Annals of Surgical Oncology

, 16:1068

Challenges in Developing Robust Genetic Markers and Targets to Predict and Prevent Distant and Peritoneal Recurrence in Gastric Cancer

Authors

  • D. Ziogas
    • Biobank Personalized Cancer Biomedicine, Department of Surgery, School of MedicineUniversity of Ioannina
    • Biobank Personalized Cancer Biomedicine, Department of Surgery, School of MedicineUniversity of Ioannina
Gastrointestinal Oncology

DOI: 10.1245/s10434-008-0300-9

Cite this article as:
Ziogas, D. & Roukos, D.H. Ann Surg Oncol (2009) 16: 1068. doi:10.1245/s10434-008-0300-9

Mimori et al. in a recent issue of the Journal reported interesting data on membrane type 1 matrix metalloproteinase (MT1-MMP) expression in peripheral blood and bone marrow of 810 patients with gastric cancer.1 This large-scale study evaluated the potential utility of MT1-MMP as a marker to predict risk of distant metastasis and peritoneal dissemination in gastric cancer.

Key genes may drive the metastatic ability of an individual primary tumor and may govern metastasis or recurrence pattern in specific distant sites or organs. Identifying these genes, their genetic variants, and their deregulated signaling pathways might lead to the development of both markers to predict metastasis and combination of targeted agents to inhibit activated signaling pathways and prevent distant failures in gastric cancer and other solid tumors.24 However, despite major advances with high-throughput technologies, there are multiple challenges in translating basic science discoveries into personalized anticancer therapeutics and personalized risk-stratification-based preventive medicine.5

Recently, a research team led by Massagué identified a group of genes involved in angiogenesis that may be responsible for distant metastasis of breast cancer, particularly in the lung.6 The researchers found that four genes, the epiregulin (EREG), which is a ligand for the epidermal growth factor receptor, the cyclooxygenase COX2, and matrix metalloproteinase 1 (MMP1) and MMP2 genes, facilitated the formation of new tumor blood vessels, the release of cancer cells into the blood stream, and the penetration of tumor cells from the blood into the lung. The authors believe that these gene targets might be used in the future to stop breast cancer spread.6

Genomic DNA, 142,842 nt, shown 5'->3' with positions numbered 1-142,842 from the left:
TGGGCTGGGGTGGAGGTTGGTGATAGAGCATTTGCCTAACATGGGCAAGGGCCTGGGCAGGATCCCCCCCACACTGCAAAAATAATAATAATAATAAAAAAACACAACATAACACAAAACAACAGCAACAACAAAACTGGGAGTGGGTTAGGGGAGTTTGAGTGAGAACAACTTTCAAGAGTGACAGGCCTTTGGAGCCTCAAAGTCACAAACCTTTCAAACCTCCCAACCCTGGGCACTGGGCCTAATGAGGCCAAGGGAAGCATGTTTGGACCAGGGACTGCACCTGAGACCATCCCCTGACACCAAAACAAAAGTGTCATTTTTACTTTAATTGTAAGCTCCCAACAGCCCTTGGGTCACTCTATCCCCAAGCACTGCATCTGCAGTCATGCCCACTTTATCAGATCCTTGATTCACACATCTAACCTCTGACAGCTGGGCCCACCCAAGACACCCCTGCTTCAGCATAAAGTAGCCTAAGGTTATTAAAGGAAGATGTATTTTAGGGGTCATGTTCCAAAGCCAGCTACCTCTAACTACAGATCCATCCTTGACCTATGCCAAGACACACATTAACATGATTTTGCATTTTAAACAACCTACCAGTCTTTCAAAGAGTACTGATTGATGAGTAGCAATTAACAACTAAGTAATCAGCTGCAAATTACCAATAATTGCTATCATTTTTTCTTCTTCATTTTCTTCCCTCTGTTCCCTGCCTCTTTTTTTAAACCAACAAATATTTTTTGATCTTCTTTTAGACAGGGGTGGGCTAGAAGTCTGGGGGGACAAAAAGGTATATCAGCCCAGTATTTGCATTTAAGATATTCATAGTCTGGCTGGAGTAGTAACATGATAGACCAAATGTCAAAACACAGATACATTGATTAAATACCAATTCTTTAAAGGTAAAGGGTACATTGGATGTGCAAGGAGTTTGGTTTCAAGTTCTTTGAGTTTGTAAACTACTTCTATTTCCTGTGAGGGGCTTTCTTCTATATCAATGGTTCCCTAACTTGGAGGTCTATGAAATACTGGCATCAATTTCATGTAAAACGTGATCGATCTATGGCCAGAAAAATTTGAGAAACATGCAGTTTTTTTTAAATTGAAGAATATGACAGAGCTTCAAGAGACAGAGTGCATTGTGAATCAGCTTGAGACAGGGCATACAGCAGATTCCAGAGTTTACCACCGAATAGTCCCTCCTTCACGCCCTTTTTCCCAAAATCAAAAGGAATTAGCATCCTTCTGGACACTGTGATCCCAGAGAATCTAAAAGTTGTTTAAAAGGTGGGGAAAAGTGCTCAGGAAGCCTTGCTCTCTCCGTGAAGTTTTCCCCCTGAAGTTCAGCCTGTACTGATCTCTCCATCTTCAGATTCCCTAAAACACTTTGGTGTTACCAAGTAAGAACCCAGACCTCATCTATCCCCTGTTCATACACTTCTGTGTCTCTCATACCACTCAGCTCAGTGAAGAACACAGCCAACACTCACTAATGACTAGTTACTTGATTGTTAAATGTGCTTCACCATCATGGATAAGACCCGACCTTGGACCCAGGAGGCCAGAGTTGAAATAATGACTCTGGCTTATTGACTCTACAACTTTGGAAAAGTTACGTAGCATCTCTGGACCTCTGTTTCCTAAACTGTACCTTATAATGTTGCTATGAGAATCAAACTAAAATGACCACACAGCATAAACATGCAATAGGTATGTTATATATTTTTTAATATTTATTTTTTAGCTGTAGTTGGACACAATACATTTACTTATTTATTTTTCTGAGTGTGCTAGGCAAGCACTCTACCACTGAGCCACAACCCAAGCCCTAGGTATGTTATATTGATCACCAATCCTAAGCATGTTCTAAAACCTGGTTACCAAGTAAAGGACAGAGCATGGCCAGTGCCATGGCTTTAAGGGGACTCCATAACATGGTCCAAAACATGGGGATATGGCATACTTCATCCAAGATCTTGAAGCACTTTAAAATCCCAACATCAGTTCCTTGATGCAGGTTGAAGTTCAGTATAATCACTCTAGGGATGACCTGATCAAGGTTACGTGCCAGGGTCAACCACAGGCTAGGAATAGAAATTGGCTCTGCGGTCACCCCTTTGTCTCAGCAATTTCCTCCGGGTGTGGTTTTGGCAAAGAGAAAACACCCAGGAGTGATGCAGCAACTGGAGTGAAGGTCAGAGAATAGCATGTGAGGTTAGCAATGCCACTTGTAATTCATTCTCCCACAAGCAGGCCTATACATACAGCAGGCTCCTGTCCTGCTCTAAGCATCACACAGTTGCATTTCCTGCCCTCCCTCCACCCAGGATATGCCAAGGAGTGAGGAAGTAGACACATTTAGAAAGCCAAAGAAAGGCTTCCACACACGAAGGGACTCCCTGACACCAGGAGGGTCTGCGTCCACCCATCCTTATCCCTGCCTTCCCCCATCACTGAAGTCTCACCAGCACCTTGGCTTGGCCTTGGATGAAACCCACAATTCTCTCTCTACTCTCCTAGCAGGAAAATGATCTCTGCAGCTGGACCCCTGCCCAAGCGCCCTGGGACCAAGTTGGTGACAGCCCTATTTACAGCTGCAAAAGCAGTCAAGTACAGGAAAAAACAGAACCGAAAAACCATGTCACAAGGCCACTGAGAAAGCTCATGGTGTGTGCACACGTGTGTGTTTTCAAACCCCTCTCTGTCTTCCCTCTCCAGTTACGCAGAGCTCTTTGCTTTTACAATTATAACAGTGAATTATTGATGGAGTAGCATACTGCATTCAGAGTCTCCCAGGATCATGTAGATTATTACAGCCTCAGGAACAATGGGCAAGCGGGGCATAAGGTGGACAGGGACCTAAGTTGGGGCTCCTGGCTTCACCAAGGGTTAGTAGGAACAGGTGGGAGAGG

Metastasis is the leading cause of death in cancer patients. Through numerous biological functions, it enables cancer cells to collectively migrate from the primary tumor, disseminate, and reach distant organs. Indeed, despite adequate locoregional tumor control, due surgery, and adjuvant chemoradiation, most patients with advanced, stage II or III resectable gastric cancer die because of peritoneal and distant recurrence.

Most recently, two high-quality randomized controlled trials from Japan testing the efficacy and extent of lymphadenectomy and adjuvant chemotherapy, respectively, have both demonstrated the problem of peritoneal recurrence.7,8 In the first, surgical trial, peritoneal recurrence rate (39.4%) 5-years after D2 gastrectomy was the most frequent failure among patients who had locoregional or systemic relapse, and an overall relapse rate of 16.4% (43/261) was recorded.7 In the second trial, although adjuvant S-1 chemotherapy after D2 surgery statistically significantly reduced rate of peritoneal relapse, it was 11% after short follow-up of 3 years.8 In the West, systemic and peritoneal recurrence rates are much higher, despite quality control of surgery for standardized D2 gastrectomy.9,10

How could distant and peritoneal events be accurately predicted? The tumor–node–staging (TNM) system and clinicopathologic factors are suboptimal. Several risk factors, including serosa invasion (T3/T4 tumor), linitis plastica, and diffuse-type cancer, have been reported to be associated with increased risk of peritoneal recurrence. Peritoneal cytology either at staging laparoscopy or at open laparotomy is a reliable test for positive result, but the negative result is of less clinical value.